After the traverse of Madan, the prominent hindrance at one ridge of mountain is scree. At this one specific point along the slope, the recent rise of picnic crowd has tremendously degraded the trail. The love for nature, trekking, history is slowly decreasing due to these picnic groups, who mainly focus on maximizing their profits at the expense of these mountains :(Scrambling along the slopes and traversing along the small pinnacles, trail met the mountain of Kulang. It was a heavenly feeling crossing the narrow cols between the Kulang mountain and the adjoining pinnacles. This is where Ganpat Kaka decided to leave us (we again met him after 2 days in Ambewadi at his home). The valley gradually descends to Ambewadi. We continued along the Kulang traverse. It was roughly 5.15 PM when we reached the point (ridge) where the main Kulang trail from Kulangwadi meets this traverse from Madangad.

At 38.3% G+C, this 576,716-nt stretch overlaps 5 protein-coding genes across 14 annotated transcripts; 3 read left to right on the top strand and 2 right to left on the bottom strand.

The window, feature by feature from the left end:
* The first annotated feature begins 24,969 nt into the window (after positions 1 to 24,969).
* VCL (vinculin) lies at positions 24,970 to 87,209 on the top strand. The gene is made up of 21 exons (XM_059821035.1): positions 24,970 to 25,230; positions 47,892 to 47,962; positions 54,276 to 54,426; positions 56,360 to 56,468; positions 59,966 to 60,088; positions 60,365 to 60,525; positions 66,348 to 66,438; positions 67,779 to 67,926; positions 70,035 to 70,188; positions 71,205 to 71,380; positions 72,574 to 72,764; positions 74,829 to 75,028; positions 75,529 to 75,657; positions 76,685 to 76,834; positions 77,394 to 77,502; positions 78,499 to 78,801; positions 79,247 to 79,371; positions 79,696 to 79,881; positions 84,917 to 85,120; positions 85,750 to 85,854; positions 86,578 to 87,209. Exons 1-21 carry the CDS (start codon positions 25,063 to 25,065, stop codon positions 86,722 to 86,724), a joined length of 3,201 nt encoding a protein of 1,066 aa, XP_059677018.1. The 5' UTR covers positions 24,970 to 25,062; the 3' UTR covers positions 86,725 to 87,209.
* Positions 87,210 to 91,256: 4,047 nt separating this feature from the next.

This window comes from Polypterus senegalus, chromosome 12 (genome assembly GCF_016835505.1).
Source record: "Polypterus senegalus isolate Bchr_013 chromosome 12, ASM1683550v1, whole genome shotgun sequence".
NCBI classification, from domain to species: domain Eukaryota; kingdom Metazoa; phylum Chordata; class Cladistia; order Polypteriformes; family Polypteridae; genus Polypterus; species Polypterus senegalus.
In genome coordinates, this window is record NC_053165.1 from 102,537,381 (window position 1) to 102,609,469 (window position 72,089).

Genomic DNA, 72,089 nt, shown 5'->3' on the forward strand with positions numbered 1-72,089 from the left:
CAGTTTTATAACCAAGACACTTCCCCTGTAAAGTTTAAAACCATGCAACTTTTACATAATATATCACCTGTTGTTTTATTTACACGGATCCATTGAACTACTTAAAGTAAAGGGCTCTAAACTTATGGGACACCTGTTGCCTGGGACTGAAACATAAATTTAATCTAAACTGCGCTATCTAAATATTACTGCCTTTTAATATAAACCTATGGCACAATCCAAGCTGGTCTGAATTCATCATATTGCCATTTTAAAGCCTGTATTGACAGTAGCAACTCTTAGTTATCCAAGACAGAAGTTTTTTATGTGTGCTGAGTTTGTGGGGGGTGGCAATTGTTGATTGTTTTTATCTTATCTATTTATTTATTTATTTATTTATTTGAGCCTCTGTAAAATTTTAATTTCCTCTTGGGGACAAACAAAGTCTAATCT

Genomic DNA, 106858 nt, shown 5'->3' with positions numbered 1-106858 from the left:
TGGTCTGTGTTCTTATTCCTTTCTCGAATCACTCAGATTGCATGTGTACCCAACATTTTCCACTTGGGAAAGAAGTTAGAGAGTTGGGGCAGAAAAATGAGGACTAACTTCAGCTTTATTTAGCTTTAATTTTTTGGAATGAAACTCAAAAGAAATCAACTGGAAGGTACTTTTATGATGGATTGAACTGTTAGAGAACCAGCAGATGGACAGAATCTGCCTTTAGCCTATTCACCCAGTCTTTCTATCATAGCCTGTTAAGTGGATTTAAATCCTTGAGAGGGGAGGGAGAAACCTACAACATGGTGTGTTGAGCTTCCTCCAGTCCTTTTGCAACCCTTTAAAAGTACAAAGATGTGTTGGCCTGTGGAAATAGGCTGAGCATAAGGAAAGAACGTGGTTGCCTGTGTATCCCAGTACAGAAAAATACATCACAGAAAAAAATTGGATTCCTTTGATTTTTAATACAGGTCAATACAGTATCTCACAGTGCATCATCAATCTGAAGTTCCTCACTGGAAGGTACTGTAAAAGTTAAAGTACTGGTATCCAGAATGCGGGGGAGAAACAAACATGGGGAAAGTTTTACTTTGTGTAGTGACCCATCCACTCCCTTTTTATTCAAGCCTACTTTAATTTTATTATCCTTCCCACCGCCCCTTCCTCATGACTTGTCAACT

The trail following this junction was fairly exposed and with heavy backpacks, it was utmost important to balance ourselves on the narrow edges. Route is indeed dangerous but manageable with caution. The dogs were jumping in-between our legs which was both fun and scary. With the Sun setting on the other side of the mountain, it had started to get dark. The swallows swooped pasWe were walking non-stop with the only plan to reach Kulang without using torch lights. But what seemed to be less possible looked quite doable. We entered the fort at 6.15 PM. It was again a day without proper lunch. Dinner for today was khichadi.
|Kalsubai, Alang, Madan all in one pic|
|Disfigured lord-Ganesha carving near water tanks|
|Remnants of a palace|
|Climbing down the steps of Kulang fort|